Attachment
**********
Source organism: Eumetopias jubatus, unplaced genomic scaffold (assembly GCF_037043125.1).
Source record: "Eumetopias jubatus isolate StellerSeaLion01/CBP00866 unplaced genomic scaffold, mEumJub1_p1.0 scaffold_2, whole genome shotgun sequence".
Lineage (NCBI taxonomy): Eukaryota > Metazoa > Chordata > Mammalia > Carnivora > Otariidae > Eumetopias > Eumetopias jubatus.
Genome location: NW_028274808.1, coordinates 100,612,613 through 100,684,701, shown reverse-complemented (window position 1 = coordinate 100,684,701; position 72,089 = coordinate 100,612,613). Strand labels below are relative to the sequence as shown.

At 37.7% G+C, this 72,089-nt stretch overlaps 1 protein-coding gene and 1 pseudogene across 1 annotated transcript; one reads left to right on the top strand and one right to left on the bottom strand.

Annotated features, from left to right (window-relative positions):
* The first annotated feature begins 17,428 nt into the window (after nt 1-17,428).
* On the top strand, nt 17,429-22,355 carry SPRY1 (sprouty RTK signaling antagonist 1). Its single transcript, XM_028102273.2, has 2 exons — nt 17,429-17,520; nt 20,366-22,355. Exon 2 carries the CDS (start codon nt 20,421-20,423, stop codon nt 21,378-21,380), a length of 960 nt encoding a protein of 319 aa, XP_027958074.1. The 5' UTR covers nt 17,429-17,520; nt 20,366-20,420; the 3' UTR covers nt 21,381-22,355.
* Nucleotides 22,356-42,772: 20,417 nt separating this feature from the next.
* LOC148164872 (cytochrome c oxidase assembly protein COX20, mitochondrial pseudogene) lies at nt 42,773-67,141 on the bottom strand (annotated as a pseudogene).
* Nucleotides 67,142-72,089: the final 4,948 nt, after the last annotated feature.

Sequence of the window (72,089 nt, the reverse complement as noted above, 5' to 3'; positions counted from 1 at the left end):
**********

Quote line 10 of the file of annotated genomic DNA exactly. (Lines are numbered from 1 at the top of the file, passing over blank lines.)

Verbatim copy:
* LOC148164872 (cytochrome c oxidase assembly protein COX20, mitochondrial pseudogene) lies at nt 42,773-67,141 on the bottom strand (annotated as a pseudogene).